Maryland legislation targeting Purple Line bidder’s ties to Holocaust fails

Legislation that would have prohibited a company from winning a Purple Line light-rail contract until a French railway paid reparations to people it transported during the Holocaust stalled before the Maryland General Assembly session ended Monday.

The legislation would have threatened $900 million in federal construction aid for the 16-mile line planned between Montgomery and Prince George’s counties. A top Federal Transit Administration attorney said it couldhave violated federal procurement rules. Maryland officials have said they can’t afford to build the $2.37 billion rail project without significant federal aid.

The bills, which never progressed after committee hearings, also would have complicated U.S.-French talks underway to expand the French government’s Holocaust compensation program to cover Americans, a U.S. official said.

The legislation would have banned a Paris-based company named Keolis from winning a contract to design, build, operate, maintain and help finance a Purple Line until Keolis’s majority owner paid Holocaust reparations. Seventy percent of Keolis is owned by Société Nationale des Chemins de Fer Français (SNCF), the government-owned French railway, which transported 76,000 Jews and other prisoners to Nazi death camps.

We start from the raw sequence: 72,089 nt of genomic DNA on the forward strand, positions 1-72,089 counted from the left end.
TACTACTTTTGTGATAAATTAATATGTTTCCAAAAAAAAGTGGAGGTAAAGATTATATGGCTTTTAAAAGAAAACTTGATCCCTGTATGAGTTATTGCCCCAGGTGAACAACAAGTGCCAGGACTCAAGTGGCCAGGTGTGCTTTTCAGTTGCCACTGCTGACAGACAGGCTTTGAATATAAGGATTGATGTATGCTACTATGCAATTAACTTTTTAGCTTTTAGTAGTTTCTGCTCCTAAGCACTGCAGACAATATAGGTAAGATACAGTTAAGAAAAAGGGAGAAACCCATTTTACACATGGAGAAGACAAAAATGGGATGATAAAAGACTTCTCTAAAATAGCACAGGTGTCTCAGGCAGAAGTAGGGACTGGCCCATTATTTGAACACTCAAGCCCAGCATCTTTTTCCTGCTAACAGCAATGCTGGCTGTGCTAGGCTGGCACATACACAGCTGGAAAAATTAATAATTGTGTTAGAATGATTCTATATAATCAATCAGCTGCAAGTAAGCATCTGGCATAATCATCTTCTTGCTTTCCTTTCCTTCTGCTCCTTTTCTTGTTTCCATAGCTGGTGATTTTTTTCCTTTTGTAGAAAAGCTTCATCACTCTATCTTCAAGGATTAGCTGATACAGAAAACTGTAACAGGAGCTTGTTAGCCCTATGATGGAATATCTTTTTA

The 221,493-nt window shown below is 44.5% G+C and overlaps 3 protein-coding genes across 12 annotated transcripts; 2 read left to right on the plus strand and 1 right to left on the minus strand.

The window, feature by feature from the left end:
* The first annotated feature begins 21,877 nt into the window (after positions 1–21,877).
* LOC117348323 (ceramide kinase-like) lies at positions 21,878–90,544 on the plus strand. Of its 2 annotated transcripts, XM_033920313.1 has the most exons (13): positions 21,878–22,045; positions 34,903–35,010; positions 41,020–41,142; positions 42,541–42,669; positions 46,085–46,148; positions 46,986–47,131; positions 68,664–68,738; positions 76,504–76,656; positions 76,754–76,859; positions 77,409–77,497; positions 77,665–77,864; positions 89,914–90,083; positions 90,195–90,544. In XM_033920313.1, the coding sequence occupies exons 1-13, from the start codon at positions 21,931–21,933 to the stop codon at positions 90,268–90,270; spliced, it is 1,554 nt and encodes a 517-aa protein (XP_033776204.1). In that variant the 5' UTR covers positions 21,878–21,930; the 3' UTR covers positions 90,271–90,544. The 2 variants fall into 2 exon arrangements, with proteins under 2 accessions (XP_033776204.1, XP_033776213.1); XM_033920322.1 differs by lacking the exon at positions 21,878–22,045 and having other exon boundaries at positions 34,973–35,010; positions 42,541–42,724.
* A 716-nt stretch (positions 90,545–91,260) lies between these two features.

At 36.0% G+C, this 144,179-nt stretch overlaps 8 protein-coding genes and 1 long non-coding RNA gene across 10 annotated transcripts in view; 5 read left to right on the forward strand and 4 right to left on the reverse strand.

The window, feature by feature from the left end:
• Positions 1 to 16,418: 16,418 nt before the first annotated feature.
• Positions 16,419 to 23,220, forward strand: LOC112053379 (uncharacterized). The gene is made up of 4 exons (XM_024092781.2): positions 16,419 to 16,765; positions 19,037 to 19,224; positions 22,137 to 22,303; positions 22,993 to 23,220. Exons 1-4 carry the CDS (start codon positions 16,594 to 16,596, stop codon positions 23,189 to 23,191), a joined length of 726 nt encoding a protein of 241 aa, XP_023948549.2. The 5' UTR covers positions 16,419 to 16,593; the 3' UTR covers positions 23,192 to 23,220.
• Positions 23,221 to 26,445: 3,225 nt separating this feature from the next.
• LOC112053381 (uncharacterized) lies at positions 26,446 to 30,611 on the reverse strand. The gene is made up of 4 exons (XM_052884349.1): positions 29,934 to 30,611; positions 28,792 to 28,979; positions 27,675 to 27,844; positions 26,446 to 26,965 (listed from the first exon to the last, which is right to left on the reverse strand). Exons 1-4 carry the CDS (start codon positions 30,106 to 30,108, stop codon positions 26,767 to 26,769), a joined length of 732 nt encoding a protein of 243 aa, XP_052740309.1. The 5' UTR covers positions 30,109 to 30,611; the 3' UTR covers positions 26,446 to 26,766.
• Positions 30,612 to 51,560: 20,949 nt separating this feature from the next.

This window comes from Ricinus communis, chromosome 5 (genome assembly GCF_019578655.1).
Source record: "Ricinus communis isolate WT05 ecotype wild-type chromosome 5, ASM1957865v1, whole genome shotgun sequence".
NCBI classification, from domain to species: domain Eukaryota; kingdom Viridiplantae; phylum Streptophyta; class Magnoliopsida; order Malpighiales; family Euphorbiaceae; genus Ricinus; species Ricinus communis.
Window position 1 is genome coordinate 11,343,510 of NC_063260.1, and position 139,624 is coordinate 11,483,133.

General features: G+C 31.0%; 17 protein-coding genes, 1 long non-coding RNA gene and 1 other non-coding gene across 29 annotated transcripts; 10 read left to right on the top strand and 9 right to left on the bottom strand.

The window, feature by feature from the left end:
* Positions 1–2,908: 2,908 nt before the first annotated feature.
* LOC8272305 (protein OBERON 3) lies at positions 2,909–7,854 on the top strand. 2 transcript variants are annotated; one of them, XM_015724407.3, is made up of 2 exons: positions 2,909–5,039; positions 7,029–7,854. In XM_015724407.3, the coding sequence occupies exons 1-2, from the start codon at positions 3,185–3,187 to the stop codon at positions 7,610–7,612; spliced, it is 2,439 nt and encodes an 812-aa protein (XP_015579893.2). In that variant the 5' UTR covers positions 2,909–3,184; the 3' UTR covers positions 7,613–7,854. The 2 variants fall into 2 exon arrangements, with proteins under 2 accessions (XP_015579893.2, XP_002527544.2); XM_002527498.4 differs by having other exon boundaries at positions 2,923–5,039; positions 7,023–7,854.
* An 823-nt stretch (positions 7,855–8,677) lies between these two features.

Keolis is a member of one of four consortiums of private companies recently chosen by the Maryland Department of Transportation to compete for the Purple Line public-private partnership. The contract, which would cover 35 years, has an estimated value of more than $6 billion, making it one of the largest government contracts ever in Maryland. Bids are due in the fall.

Maryland officials have said they hope to begin construction in 2015 and open the line to service in 2020.

Some Holocaust survivors said their tax money shouldn’t go to a contract that would benefit SNCF until the railway paid reparations to all victims. French officials say the government has paid more than $6 billion in reparations to Holocaust victims since 1948, including to those transported on SNCF trains, but that compensation program has not covered many American citizens.

SNCF officials say the railway was forced to transport Nazi prisoners to death camps when it was commandeered by the Germans during World War II. Some Holocaust survivor groups say the railway has not taken full responsibility for its Holocaust ties.

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Katherine Shaver is a transportation and development reporter. She joined The Washington Post in 1997 and has covered crime, courts, education and local government but most prefers writing about how people get — or don’t get — around the Washington region.
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